Academic journal article Prism : a Journal of the Center for Complex Operations

Security Threats Facing Africa and Its Capacity to Respond

Academic journal article Prism : a Journal of the Center for Complex Operations

Security Threats Facing Africa and Its Capacity to Respond

Article excerpt

Africa is currently facing two entirely distinct security threats, one from the rise of radical Islam, the other from increased natural resource extraction. African security forces are ill-equipped to meet these threats. Much of this is deep-rooted, rather than due to deficiencies that could readily be addressed. I first set out each of the new security threats. I then turn to Africa's military capacity, tracing its limitations to underlying motivations. I suggest that the most straightforward way of changing the belief systems that generate motivation is strengthening national identity, but that this has been made more difficult by the divisive force of electoral competition. I conclude that Africa will need three forms of international support.

Threat l: Radical Islam

Radical Islam is a global phenomenon, generated by the uncontrolled dissemination of extremist ideology, supported by vast private wealth in the Gulf, the use of which is not subject to scrutiny. It poses a distinctive threat to Africa partly because many African countries have substantial Muslim populations that, in conditions of poverty and poor governance, can easily become disaffected. Additionally, the threat is distinctive because the organizations needed to counter it effectively require a level of sophistication and cost that are beyond the means of most African militaries.

The threat from radical Islam has recently been evident in Mali, the Central African Republic (CAR), Kenya and Nigeria. In Mali and CAR it was existential: without timely French military intervention both states would have been overrun and fallen to radical Islamic forces. In Nigeria and Kenya the threat has taken the form of sensational terrorism that, while not threatening the states themselves, is highly damaging to their international reputations. This difference in consequences is primarily due to the greater military capacity of Nigeria and Kenya: both countries have economies that are sufficiently robust to finance militaries with the capacity to defeat feasible rebel challenges. However, their security forces are not adequate for the more demanding task of preventing the escalation of terrorism.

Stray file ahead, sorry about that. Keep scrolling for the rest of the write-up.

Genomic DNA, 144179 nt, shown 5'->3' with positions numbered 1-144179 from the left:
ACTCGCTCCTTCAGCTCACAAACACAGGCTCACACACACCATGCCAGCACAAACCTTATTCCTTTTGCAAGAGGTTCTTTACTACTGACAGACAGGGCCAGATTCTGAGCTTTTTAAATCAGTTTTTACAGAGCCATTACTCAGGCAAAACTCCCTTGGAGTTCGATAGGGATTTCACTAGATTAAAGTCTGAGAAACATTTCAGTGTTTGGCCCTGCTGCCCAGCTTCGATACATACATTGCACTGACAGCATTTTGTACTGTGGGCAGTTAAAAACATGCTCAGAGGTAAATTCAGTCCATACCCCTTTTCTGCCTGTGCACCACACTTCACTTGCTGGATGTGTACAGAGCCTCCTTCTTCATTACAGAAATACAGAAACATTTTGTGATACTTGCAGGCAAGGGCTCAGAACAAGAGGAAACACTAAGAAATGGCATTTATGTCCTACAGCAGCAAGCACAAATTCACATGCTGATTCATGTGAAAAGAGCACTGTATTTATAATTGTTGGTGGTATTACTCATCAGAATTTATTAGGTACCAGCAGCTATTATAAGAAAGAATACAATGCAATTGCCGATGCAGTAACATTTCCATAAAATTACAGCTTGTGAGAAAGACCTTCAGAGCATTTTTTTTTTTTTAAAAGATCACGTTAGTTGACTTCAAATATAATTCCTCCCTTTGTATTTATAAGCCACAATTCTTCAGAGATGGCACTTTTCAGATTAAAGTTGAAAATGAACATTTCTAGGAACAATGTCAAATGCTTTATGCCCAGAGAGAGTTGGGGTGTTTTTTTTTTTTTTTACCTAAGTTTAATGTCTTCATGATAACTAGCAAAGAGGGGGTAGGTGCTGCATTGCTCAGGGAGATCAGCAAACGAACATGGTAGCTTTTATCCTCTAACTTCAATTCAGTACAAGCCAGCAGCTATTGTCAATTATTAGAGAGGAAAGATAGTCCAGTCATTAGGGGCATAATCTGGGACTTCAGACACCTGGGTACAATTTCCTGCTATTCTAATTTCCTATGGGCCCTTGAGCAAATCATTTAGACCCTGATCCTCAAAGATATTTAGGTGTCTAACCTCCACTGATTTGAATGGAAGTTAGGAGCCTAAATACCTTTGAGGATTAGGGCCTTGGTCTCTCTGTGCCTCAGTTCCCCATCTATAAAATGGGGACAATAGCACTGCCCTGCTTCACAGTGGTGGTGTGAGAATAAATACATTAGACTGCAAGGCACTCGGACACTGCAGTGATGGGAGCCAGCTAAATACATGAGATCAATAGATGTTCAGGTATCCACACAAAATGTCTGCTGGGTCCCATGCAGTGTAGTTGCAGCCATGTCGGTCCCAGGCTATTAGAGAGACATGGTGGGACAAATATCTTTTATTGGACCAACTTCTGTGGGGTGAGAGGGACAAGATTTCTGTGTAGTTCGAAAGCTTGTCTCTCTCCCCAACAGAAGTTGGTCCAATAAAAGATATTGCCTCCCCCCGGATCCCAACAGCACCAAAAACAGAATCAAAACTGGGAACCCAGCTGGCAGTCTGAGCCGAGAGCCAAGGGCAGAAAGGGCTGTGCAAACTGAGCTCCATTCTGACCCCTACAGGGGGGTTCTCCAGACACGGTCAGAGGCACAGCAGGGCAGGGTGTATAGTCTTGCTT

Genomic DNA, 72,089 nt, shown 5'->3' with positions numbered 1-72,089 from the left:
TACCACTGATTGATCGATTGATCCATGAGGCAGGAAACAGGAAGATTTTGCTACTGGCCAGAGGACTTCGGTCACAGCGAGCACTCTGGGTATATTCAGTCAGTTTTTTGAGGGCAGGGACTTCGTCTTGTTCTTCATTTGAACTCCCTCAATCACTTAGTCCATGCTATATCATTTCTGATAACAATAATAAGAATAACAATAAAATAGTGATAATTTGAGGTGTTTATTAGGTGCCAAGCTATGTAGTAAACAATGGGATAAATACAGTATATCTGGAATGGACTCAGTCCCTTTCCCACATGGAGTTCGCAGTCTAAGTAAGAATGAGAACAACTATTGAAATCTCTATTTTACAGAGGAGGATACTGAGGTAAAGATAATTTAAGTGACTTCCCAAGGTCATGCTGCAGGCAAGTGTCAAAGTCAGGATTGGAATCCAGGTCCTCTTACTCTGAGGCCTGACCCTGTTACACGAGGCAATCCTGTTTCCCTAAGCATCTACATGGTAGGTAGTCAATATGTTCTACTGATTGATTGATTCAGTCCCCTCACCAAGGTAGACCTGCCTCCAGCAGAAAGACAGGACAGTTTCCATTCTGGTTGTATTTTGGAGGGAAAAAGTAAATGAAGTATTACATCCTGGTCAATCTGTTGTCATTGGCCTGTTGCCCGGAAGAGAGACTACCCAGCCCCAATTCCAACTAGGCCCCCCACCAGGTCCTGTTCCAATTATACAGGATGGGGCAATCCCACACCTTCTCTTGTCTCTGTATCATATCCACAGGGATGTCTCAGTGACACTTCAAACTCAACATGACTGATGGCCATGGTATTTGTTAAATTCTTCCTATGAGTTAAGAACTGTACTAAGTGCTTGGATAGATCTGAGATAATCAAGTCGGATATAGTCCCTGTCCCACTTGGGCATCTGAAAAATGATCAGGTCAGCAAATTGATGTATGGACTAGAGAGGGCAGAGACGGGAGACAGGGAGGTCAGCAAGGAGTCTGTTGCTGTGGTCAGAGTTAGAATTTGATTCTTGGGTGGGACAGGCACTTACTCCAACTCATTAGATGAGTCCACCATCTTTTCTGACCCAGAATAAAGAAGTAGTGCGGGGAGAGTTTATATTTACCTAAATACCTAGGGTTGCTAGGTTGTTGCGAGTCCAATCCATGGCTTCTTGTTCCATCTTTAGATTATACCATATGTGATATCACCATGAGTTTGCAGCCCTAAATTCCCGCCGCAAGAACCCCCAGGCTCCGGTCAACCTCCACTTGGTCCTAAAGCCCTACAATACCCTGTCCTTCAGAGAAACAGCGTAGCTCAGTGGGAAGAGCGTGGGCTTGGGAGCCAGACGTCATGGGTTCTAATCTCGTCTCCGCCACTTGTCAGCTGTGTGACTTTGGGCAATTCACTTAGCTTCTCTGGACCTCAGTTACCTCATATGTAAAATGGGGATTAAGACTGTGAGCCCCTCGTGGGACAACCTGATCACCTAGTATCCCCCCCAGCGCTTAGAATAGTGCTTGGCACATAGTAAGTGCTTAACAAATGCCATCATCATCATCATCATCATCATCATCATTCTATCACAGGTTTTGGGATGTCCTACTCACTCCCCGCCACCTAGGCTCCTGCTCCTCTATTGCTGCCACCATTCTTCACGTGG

In all four situations the Islamic terrorism is a spill-over from failing neighbouring countries in which Islamic militants have been able to build their military capacity. The meltdown in Libya, which is ongoing, provided a base from which a rebel force could equip itself sufficiently to defeat the Malian army; the endemic insecurity of vast areas of the Sahel enabled a rebel force to defeat the army of CAR and to infiltrate North-East Nigeria; and Islamists in Somalia were able to mount terrorist attacks in Kenya. Geography, more than policy differences, probably accounts for why it is these countries and not others that are facing the worst threats: these countries border on failing states. But there is clearly potential for terrorism to spread.

Threat 2: Natural Resource Discoveries

Although Africa has long been a natural resource exporter, until recently it was only lightly prospected: resource extraction per square mile was much lower than in other regions. The high commodity prices of the past decade have triggered a wave of investment in prospecting and, because Africa was the least explored region, it became the favored location for exploration. During the past decade many valuable resources have been discovered in previously resource-poor African countries, often in remote areas. During the present decade the mines and transport infrastructure will be developed in order to exploit these discoveries.1

While natural resources have the potential to finance development, they also have the potential to catalyze violent conflict.2 Valuable resources have sometimes been a source of finance for rebel groups, as with diamonds in Angola and Sierra Leone. They have also raised the stakes for capturing power, while reducing the need for accountability to citizens by displacing taxes as the primary source of state revenue: the resulting contamination of politics has long been illustrated by Nigeria. …

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